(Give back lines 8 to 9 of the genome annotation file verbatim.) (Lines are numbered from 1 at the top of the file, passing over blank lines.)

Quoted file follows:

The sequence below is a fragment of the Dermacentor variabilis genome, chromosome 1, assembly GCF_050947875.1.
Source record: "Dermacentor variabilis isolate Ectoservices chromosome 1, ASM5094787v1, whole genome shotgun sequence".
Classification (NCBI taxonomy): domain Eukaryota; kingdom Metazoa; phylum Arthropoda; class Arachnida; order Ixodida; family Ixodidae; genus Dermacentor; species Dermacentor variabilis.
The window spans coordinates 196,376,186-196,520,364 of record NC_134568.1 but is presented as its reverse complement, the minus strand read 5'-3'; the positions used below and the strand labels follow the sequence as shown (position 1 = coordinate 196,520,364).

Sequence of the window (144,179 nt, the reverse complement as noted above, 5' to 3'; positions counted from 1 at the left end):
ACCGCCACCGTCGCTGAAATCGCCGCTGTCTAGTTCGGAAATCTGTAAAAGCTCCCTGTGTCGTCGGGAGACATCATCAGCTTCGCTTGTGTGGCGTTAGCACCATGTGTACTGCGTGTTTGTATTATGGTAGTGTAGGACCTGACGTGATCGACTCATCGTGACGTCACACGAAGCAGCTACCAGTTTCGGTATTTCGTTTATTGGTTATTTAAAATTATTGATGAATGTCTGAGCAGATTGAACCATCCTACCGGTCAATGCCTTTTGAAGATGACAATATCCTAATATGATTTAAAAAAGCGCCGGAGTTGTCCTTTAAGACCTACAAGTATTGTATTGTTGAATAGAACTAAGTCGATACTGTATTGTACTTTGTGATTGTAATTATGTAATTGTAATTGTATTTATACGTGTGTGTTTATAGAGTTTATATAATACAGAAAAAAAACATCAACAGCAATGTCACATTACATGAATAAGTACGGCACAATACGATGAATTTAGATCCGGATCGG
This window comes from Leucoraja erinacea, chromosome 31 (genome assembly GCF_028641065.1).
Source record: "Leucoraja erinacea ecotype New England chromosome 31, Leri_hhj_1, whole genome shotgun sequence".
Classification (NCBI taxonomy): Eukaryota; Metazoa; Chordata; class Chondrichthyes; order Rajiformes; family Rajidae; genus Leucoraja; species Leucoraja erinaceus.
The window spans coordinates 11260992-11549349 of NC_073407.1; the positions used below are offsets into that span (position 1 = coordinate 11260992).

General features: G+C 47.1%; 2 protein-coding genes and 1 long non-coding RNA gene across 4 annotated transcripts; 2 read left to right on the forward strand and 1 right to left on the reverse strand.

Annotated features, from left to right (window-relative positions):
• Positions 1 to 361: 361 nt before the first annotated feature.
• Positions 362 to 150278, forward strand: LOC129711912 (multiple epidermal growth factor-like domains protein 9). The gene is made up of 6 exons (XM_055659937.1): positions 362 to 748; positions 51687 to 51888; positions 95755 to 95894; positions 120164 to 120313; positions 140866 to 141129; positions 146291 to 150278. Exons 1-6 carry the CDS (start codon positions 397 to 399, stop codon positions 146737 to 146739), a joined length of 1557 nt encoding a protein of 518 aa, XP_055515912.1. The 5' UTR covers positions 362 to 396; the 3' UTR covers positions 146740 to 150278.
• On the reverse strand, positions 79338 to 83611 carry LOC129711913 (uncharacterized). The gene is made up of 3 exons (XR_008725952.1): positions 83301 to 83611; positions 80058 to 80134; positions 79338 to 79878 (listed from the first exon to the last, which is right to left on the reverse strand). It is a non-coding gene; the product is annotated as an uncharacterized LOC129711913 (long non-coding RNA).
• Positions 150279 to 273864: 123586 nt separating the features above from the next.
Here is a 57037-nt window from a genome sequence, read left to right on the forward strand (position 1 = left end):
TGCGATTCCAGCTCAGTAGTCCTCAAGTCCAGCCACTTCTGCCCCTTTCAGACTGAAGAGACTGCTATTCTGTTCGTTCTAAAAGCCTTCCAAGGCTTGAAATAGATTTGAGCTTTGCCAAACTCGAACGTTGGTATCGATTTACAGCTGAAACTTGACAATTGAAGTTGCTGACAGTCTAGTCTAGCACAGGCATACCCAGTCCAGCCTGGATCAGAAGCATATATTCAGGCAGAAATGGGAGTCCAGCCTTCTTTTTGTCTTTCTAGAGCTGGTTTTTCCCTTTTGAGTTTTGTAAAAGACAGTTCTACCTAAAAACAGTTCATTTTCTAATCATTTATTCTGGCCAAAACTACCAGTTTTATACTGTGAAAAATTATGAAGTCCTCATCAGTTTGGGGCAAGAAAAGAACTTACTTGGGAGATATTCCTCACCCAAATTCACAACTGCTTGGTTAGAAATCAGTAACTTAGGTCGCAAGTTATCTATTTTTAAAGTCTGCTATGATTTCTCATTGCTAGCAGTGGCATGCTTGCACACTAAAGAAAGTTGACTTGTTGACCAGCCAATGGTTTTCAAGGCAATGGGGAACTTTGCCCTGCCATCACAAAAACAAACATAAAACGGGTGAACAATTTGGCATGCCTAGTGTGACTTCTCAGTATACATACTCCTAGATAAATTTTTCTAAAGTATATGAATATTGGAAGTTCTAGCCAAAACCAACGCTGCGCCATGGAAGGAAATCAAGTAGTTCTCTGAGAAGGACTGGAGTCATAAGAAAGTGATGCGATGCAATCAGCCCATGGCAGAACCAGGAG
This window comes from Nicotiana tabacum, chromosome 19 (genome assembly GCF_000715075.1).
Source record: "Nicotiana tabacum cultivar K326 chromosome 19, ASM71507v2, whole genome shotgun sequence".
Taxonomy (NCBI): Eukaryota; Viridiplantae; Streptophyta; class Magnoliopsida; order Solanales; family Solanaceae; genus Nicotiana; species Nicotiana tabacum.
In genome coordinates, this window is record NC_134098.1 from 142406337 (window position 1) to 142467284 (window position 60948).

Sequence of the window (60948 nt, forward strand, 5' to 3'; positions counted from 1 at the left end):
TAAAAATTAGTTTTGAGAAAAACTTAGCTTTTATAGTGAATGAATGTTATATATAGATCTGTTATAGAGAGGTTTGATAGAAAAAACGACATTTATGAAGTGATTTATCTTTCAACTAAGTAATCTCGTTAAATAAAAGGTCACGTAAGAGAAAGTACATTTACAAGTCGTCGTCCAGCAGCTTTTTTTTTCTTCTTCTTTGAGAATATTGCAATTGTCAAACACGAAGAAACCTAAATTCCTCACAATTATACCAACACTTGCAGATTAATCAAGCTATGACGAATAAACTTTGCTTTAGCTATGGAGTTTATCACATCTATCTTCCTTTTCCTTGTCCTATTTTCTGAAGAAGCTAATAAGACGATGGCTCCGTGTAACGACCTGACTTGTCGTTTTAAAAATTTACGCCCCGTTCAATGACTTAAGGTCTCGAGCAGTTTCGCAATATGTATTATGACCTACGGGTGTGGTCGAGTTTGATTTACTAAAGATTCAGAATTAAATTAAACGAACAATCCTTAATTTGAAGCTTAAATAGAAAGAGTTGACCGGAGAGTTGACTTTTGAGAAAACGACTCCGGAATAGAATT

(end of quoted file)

Source record: "Leucoraja erinacea ecotype New England chromosome 31, Leri_hhj_1, whole genome shotgun sequence".
Classification (NCBI taxonomy): Eukaryota; Metazoa; Chordata; class Chondrichthyes; order Rajiformes; family Rajidae; genus Leucoraja; species Leucoraja erinaceus.